I do not know if this “confiscation” is authorized. If not, then Brandeis employees are stealing from visitors and this needs to be stopped. If it is authorized, then Brandeis University is stealing from visitors.

As a further example of the surveillance-state mentality which evidently pervades Brandeis, the guest Wi-Fi demanded my name, phone number, and email address as a condition of access. As an example of the stupid security theater that goes with this, the SSL certificate of the Wi-Fi server was expired. I could have been giving that information to anyone. Since the connection was untrusted, I had to give false information. For your records, I was the one who signed in as “nobody@nowhere.com.”

The treatment I received yesterday at Brandeis was outrageous, and I hope I will never have to set foot on its campus again.


Gary McGath

Update: As of November 20, I’ve received no reply. It appears from the silence that Brandeis has no problem with guards who steal from visitors. If I do hear anything I’ll post a further update.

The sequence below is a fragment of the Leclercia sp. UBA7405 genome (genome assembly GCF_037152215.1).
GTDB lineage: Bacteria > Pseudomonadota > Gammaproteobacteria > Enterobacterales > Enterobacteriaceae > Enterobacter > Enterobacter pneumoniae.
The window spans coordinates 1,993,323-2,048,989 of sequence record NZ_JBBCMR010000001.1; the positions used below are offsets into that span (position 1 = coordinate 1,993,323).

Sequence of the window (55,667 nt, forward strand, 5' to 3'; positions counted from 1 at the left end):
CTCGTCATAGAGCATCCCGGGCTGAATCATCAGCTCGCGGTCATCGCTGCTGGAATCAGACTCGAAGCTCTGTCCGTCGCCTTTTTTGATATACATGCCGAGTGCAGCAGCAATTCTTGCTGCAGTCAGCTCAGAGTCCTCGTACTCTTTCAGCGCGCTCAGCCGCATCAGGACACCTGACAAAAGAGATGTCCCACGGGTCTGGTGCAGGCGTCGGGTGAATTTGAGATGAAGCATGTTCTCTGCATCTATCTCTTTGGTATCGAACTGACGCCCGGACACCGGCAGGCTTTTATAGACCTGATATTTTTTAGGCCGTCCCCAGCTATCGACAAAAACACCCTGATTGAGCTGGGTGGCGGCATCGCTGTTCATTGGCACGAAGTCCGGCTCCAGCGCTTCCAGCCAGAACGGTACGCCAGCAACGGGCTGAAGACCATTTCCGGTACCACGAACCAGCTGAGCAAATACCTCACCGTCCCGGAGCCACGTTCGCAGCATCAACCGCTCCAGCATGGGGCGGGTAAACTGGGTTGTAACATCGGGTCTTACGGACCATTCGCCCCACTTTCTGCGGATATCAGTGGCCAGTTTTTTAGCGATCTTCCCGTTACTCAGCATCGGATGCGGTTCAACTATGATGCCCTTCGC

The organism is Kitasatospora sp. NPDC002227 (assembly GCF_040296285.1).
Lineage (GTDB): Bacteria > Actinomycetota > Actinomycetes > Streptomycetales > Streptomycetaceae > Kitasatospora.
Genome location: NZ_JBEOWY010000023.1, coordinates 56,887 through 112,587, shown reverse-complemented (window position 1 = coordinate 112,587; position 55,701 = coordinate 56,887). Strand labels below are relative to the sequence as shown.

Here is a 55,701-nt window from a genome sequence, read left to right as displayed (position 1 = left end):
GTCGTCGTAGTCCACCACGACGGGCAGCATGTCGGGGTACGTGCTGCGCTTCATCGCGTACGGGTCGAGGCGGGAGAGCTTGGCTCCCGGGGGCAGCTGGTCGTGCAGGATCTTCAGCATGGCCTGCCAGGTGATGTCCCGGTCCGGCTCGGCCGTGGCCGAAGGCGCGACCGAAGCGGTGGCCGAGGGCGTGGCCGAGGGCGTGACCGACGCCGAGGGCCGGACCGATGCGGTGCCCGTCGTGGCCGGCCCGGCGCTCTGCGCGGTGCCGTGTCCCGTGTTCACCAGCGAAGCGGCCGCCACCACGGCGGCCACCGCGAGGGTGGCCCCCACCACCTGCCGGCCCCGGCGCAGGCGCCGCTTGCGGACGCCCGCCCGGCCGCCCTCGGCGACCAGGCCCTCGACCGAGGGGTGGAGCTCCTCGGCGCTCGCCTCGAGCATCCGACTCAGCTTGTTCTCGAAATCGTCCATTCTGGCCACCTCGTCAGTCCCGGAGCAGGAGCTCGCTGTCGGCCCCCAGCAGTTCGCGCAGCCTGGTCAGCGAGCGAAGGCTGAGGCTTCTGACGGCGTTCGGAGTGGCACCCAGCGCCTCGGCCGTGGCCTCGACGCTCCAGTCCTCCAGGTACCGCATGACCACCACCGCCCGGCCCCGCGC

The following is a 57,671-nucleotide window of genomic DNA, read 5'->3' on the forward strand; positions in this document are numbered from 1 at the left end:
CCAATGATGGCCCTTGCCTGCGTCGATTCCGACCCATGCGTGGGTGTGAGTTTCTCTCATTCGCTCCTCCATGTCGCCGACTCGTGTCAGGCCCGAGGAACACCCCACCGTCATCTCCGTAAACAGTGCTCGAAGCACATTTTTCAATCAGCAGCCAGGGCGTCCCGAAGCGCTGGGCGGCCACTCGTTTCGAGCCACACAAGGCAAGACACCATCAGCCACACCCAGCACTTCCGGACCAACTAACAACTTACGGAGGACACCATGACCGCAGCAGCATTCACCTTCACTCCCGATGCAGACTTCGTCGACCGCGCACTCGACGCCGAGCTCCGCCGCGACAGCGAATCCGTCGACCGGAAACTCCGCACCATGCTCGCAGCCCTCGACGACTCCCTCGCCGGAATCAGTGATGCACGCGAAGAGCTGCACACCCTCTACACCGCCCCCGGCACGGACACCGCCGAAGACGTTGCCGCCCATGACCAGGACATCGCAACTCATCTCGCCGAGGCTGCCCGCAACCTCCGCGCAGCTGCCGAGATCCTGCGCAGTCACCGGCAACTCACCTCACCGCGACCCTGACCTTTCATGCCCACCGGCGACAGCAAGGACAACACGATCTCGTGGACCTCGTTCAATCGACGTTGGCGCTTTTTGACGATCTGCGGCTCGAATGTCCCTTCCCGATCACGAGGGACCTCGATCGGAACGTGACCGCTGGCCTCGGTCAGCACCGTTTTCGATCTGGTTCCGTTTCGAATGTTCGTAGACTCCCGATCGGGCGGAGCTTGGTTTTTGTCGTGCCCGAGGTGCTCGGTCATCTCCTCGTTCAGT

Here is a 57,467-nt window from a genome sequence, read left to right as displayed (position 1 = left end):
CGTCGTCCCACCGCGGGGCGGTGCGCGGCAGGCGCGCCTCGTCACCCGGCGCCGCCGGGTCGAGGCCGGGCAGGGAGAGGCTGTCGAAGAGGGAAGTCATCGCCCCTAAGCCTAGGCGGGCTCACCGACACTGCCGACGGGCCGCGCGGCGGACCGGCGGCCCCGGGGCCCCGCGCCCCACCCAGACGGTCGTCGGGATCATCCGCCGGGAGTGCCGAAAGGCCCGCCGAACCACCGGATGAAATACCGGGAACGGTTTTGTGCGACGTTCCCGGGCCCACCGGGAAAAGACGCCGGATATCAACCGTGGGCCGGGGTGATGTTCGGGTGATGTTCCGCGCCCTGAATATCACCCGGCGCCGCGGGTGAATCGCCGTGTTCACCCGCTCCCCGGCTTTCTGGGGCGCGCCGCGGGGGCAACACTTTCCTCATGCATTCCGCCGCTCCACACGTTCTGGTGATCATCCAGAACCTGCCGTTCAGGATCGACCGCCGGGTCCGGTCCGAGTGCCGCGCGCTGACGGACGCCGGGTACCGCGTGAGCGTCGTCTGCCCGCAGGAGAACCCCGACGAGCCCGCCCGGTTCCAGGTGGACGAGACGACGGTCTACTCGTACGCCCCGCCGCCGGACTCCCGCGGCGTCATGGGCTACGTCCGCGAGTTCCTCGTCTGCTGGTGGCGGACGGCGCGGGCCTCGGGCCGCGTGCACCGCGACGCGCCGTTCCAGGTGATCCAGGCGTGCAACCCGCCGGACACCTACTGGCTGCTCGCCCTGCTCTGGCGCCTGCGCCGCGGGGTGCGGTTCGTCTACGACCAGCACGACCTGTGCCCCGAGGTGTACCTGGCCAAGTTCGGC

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Harvard vs. open discussion

Harvard has a reputation for discouraging the open expression of opinion, and I can confirm that from eight years of working there. The reasons I left were mostly professional, but I’d like to mention an incident during my last two months that illustrates the Harvard culture.

Employees get an assortment of newsletters in their email, mostly related to their work or inconsequential. One of these had a piece clearly celebrating the Supreme Court’s Obamacare decision. I sent a reply saying that taking a political advocacy position in a general employee news mailing wasn’t appropriate.

A week or two later, the head of my department called me into her office. She told me that the person who sent out the newsletter had written to her about my complaint. This person wanted to know who I was. My email had my standard signature, giving my name and work website. It wasn’t anonymous and I’d provided information for anyone who wanted to know about me.